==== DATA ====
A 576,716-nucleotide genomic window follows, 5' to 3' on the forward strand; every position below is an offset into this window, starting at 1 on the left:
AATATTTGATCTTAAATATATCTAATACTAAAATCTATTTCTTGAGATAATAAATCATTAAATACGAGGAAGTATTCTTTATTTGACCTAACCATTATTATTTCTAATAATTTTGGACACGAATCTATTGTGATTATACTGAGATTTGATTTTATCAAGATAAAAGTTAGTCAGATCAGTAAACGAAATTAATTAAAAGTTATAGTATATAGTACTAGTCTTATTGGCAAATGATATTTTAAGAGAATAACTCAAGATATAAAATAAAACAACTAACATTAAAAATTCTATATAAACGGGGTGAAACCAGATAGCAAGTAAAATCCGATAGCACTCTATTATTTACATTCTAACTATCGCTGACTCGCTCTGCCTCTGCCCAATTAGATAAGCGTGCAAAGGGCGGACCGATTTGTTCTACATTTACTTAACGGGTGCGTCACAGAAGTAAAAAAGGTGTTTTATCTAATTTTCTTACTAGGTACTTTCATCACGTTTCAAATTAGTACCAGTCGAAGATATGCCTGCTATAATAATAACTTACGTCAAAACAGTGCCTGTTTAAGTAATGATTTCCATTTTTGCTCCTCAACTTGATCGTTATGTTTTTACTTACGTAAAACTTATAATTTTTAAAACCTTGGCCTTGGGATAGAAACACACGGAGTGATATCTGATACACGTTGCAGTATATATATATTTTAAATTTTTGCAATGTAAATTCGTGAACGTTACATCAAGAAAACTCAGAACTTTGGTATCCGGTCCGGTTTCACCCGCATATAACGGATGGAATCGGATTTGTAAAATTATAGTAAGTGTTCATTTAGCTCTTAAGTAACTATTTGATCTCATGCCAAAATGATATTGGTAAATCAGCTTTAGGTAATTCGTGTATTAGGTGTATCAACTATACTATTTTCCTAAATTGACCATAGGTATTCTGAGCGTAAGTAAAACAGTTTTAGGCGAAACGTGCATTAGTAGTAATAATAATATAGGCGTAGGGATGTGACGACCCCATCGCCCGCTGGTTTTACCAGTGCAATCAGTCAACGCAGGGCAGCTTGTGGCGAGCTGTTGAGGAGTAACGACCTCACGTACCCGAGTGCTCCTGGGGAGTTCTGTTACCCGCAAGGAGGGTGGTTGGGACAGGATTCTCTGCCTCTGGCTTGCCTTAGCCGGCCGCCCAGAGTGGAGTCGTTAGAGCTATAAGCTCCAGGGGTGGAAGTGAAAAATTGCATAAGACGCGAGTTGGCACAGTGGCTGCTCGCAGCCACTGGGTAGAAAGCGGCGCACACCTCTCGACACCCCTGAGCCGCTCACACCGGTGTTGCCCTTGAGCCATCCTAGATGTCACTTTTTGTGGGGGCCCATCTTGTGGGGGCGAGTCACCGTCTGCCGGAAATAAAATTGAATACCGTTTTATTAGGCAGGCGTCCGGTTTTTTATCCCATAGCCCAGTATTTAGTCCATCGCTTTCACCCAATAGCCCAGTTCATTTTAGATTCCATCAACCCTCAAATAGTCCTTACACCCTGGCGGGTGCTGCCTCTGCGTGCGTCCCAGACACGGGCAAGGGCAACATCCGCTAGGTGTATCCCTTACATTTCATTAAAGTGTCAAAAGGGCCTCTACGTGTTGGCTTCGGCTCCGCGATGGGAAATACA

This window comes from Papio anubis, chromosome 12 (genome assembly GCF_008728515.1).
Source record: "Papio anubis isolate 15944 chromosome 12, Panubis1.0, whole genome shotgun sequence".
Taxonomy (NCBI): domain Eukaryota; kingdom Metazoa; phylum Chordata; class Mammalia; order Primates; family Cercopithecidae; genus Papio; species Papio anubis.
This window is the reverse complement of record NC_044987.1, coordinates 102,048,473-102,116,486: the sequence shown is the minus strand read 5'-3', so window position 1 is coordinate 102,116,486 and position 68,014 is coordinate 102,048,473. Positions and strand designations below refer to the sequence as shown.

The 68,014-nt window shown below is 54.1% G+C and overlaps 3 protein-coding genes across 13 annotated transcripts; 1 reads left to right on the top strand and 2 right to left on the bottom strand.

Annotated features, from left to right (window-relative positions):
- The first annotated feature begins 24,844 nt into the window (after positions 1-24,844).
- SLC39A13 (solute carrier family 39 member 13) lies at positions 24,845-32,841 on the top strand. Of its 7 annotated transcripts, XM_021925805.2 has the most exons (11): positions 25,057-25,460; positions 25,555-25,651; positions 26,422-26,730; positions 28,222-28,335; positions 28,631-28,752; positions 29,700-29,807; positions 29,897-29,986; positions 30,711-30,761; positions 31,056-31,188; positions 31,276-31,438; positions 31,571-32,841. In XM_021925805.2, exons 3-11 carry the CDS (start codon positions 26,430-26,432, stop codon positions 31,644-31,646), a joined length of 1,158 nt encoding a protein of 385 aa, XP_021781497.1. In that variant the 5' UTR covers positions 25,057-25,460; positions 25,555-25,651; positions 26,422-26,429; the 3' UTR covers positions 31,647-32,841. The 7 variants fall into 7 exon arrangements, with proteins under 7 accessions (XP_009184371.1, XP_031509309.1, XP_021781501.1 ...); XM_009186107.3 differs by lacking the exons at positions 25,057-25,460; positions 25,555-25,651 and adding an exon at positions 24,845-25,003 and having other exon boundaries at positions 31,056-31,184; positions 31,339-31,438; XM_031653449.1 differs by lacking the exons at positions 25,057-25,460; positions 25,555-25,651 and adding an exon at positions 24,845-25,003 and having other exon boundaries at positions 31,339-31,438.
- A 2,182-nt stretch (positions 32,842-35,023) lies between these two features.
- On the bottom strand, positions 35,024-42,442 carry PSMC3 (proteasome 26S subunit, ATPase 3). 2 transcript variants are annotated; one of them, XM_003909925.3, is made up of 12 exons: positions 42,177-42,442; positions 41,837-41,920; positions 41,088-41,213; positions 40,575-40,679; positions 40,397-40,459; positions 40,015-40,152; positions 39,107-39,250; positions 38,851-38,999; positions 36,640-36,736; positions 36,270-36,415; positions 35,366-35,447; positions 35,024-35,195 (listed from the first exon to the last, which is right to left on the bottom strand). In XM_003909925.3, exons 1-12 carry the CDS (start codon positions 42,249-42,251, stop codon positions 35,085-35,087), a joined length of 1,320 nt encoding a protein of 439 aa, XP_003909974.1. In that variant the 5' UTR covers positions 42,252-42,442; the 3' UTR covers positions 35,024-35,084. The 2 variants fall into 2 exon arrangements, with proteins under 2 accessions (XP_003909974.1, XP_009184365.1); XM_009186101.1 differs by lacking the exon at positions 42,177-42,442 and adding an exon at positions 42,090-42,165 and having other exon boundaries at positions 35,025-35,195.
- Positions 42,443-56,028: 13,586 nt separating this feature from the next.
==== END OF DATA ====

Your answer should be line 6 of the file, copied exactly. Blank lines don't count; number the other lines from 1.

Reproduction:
This window is the reverse complement of record NC_044987.1, coordinates 102,048,473-102,116,486: the sequence shown is the minus strand read 5'-3', so window position 1 is coordinate 102,116,486 and position 68,014 is coordinate 102,048,473. Positions and strand designations below refer to the sequence as shown.